Mitral stenosis can be congenital, but the vast majority of cases are acquired, most commonly from rheumatic fever. The most common etiology of acquired mitral stenosis is rheumatic fever. In susceptible individuals, inflammatory changes following a group A Streptococcus infection can lead to valvular disease as a delayed complication. After the widespread institution of antibiotic treatment for group A streptococcal infection was initiated in the United States, the incidence of this complication has decreased dramatically. Other less common causes of acquired mitral stenosis include infective endocarditis, connective tissue disorders, rheumatoid arthritis, atrial myxoma, carcinoid disease, sarcoidosis, and iatrogenic stenosis after mitral valve surgery. Congenital mitral stenosis is rare and usually associated with a more complex cardiac malformation such as hypoplastic left heart syndrome.

Mitral stenosis occurs when thickening, fibrosis, or calcification of the valve leaflets, or fusion of the leaflet commissures obstruct flow from the left atrium to the left ventricle. The normal mitral valve orifice is 4 to 6 cm2. Symptoms generally occur when the orifice is narrowed to less than 2.5 cm2. Patients may initially develop symptoms only during exercise, or other states which increase cardiac output. However, as the disease progresses and the valve narrows to less than 1.5 cm2, mitral stenosis is considered severe and patients often have symptoms at rest.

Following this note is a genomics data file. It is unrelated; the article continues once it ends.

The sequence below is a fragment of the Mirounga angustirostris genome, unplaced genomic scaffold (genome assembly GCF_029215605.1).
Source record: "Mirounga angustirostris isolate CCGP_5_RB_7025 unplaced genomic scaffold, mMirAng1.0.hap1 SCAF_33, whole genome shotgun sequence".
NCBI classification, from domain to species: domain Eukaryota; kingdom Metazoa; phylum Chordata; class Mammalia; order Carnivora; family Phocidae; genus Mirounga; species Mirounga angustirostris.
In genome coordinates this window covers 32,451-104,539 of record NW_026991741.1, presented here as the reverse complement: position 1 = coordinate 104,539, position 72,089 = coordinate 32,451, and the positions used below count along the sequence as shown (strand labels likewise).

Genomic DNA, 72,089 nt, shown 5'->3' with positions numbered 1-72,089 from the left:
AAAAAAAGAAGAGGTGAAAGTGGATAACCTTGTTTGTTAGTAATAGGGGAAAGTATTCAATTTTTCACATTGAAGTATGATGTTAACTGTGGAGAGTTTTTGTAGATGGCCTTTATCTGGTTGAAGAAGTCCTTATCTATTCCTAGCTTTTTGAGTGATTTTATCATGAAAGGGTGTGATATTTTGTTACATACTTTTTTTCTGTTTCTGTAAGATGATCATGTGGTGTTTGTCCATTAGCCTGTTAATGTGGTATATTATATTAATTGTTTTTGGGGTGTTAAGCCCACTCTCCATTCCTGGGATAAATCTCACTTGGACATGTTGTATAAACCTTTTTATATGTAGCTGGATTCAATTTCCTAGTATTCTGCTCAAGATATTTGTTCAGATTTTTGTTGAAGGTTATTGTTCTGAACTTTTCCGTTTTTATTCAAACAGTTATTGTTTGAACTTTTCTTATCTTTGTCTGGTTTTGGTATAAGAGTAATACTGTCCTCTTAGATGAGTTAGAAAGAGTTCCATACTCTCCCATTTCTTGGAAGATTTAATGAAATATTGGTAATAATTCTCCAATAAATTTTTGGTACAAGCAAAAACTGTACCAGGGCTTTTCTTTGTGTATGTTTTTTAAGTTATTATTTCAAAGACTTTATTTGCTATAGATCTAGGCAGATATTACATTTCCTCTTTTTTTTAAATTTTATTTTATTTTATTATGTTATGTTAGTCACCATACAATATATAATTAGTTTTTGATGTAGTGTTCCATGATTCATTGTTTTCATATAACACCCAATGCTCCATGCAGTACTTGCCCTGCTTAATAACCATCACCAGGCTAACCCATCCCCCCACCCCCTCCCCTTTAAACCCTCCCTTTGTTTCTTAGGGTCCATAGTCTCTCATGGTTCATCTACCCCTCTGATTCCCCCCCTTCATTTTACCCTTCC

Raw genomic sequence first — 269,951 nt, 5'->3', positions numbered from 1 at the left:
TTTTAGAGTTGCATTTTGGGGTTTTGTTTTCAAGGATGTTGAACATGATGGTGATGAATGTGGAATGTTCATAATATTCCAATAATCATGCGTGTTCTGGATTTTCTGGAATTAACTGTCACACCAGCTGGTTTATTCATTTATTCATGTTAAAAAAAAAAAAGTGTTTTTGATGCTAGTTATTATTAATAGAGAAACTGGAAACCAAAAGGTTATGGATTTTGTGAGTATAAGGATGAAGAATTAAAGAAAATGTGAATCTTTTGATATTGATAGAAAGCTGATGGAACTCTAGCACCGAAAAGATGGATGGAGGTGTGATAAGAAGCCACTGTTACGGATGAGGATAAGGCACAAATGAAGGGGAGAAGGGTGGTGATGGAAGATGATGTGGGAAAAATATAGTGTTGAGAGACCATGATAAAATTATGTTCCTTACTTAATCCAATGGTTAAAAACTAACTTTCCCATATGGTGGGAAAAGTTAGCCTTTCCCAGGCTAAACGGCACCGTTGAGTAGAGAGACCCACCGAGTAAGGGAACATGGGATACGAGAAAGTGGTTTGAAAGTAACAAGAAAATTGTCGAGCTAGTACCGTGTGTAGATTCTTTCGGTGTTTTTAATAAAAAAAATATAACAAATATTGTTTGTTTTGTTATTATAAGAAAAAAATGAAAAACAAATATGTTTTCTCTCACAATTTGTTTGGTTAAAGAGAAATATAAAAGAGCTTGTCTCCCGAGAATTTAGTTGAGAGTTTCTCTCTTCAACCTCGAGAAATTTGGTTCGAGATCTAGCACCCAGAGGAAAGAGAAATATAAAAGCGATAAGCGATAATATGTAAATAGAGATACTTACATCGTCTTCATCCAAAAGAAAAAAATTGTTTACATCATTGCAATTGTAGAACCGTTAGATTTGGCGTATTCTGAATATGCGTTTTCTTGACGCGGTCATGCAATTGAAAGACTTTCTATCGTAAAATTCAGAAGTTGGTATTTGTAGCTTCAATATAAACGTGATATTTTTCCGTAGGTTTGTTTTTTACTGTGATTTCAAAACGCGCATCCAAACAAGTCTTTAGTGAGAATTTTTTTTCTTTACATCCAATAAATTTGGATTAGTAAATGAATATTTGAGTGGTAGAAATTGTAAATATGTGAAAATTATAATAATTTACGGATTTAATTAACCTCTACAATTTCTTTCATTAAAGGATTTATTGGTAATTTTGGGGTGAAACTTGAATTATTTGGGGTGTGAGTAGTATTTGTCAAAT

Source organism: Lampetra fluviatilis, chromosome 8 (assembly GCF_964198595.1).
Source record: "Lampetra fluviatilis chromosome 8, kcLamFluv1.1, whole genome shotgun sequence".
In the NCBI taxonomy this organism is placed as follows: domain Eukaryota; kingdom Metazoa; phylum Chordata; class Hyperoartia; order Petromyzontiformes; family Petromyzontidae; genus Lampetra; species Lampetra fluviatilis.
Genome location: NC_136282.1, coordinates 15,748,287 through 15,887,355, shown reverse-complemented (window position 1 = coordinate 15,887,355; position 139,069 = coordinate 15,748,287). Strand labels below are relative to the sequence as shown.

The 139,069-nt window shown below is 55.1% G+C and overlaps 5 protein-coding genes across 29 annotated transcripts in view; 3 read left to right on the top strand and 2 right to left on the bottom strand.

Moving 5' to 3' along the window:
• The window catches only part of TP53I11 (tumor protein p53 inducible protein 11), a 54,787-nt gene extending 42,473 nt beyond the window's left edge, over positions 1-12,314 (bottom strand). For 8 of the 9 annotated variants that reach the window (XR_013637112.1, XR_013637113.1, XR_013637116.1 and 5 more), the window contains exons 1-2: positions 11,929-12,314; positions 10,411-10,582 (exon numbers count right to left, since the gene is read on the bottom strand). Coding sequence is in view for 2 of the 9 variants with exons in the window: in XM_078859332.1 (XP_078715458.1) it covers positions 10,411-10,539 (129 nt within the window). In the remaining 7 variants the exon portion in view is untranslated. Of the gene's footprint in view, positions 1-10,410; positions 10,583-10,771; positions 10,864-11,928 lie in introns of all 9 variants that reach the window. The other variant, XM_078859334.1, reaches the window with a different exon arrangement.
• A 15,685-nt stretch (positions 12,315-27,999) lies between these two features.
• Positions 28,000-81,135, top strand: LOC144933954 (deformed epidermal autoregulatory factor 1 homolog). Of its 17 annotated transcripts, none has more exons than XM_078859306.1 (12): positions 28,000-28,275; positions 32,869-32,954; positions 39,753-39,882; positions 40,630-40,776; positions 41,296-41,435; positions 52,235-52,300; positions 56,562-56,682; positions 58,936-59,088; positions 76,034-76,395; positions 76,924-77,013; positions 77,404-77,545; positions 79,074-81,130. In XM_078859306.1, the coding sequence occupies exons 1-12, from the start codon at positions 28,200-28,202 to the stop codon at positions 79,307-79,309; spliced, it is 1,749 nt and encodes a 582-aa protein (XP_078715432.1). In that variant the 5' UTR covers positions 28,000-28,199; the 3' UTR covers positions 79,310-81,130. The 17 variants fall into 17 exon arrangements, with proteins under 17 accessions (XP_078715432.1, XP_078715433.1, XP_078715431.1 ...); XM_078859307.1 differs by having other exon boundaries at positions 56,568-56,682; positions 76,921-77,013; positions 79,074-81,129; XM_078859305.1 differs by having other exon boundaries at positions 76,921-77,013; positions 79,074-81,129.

A stenotic mitral valve limits diastolic inflow of blood from the left atrium to the left ventricle. As a result, a pressure gradient develops between the two chambers and left atrial pressures increase to maintain flow across the valve. The increase in left atrial pressure decreases pulmonary venous inflow, thereby increasing pulmonary vasculature pressure. Over time, pulmonary hypertension can result and ultimately, right ventricular failure. A second consequence of the increased left atrial pressure is chamber dilation. As the left atrium dilates, atrial fibrillation often develops. An enlarged left atrium is also susceptible to areas of stasis, and thus thrombus formation. Because of the obstruction to inflow, in mitral stenosis the left ventricular end-diastolic volume is low resulting in low stroke volume and cardiac output.